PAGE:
For those brave enough to watercool their systems (and we salute you) fitting a watercooled graphics card is invariably an exercise in nervous warranty voiding which involves replacing the stock GPU air cooler with an expensive third party waterblock and then fitting it into your watercooling loop with all the headaches that this can often lead to.
When you’re dealing with a piece of kit that can quite frequently top a value of £300 in the upper regions of the market, the whole process can be extremely nerve-racking, as can the art of overclocking of your newly watercooled GPU – push it too far and there’s no hope of an RMA thanks to the warranty voiding nature of all third party coolers (for most add-in board partners, at least - Ed.)
However, for those worried about voided warranties and shaky overclocking performance, there are a handful of graphics cards available with waterblocks (and in some cases full watercooling systems) pre-fitted, although this sort of bravery and innovation from board partners does not always result in a quality product. Get it right, and you’ll get a card you card that’ll clock insanely high and deliver great performance – get it wrong and you end up with a water filled disaster waiting to happen.
With the launch of the latest generation of Nvidia GPUs this past summer, three of Nvidia’s board partners have chosen to release a watercooled version of Nvidia’s flagship GTX 280, and today we’ll be looking at two of them – the BFG GeForce GTX 280 H₂OC and the MSI GeForce GTX 280 HydroGen.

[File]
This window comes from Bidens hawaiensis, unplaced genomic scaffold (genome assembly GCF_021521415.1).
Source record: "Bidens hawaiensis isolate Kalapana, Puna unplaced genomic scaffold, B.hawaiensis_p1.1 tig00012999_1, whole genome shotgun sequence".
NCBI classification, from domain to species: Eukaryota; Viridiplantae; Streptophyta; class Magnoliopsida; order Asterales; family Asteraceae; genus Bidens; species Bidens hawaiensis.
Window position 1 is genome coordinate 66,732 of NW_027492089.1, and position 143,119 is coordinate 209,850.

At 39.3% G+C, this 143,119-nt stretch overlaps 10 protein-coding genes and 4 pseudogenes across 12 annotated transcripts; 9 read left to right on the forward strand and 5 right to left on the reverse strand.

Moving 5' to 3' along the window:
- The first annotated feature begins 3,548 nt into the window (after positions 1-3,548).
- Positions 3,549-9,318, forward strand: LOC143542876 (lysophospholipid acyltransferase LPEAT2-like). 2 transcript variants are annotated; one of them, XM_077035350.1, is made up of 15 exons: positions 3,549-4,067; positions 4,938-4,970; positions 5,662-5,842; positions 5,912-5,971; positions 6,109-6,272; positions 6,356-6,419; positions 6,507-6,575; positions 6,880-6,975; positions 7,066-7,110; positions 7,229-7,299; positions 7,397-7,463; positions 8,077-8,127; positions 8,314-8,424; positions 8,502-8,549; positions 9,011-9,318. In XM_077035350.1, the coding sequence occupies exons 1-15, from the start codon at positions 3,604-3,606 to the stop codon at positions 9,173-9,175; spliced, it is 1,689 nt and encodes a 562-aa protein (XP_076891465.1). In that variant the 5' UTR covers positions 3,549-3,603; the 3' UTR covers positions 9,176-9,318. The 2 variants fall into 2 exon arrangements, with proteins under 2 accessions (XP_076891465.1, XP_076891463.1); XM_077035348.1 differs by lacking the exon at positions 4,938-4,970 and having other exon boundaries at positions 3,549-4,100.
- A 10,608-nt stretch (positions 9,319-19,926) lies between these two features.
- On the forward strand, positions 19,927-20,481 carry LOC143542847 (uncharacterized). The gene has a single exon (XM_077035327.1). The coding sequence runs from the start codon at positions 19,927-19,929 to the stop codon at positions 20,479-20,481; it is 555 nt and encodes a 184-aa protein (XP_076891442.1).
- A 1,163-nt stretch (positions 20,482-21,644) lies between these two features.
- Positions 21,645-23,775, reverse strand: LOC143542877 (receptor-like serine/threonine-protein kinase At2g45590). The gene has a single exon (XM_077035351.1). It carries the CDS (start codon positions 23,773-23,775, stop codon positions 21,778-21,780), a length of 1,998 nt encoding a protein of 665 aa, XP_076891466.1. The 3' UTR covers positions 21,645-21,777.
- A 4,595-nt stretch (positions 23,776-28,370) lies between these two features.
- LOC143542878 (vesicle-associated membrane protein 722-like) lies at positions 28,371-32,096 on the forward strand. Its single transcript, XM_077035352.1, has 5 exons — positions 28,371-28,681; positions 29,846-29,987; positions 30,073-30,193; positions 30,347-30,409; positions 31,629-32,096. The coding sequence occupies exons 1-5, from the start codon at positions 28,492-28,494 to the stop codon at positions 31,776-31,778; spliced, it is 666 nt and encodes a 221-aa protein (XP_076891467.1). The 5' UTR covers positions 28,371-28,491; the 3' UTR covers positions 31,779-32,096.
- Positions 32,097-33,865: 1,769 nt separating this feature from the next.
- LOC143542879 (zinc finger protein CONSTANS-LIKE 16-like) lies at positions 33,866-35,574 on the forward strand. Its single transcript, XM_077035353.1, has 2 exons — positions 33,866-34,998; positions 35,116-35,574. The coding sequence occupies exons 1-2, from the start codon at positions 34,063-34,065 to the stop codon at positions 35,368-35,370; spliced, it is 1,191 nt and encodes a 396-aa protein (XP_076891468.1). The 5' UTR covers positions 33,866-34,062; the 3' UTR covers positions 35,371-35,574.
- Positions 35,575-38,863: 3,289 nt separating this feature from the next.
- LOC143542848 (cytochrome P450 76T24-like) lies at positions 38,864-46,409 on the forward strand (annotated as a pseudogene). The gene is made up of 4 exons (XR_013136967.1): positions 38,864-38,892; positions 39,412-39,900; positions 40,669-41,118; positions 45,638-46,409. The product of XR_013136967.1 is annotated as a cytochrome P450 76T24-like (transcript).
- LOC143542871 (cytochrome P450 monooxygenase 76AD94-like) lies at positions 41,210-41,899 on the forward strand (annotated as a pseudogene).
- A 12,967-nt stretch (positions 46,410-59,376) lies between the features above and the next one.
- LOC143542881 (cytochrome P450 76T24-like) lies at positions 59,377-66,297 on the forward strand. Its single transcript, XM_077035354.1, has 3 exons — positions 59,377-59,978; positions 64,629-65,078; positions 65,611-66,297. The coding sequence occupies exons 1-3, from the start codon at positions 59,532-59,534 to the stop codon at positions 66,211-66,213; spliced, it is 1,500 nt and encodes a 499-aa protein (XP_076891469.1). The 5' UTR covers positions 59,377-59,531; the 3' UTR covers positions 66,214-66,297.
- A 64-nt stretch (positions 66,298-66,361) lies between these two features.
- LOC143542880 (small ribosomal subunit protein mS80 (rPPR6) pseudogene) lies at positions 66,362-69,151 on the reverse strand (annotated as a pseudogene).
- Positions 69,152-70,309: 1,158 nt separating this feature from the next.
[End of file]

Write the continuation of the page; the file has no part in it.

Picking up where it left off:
Just as with the GeForce 8 and 9 series of cards, Nvidia has been very tentative with allowing board partners to fit cards with custom cooling solutions, and even almost six months since launch we’ve yet to see custom air coolers fitted to retail Nvidia GTX 200 series cards, so these cards really are something a little special right from the off.
While both are based around the same core GTX 280 architecture and reference board, each sports a very different pre-fitted, and crucially warranty covered, waterblock and ships with radically different factory set pre-overclocks in excess of 15 percent higher than a stock GTX 280.
Never ones to miss out on a bit of ludicrous clock speed fun, we’ve dusted off the bit-tech watercooling gear and both benchmarked and heavily overclocked both cards to decide which is more worthy of a place in your watercooling setup and whether either offers enough of a performance boost over a stock card to justify the extra cost.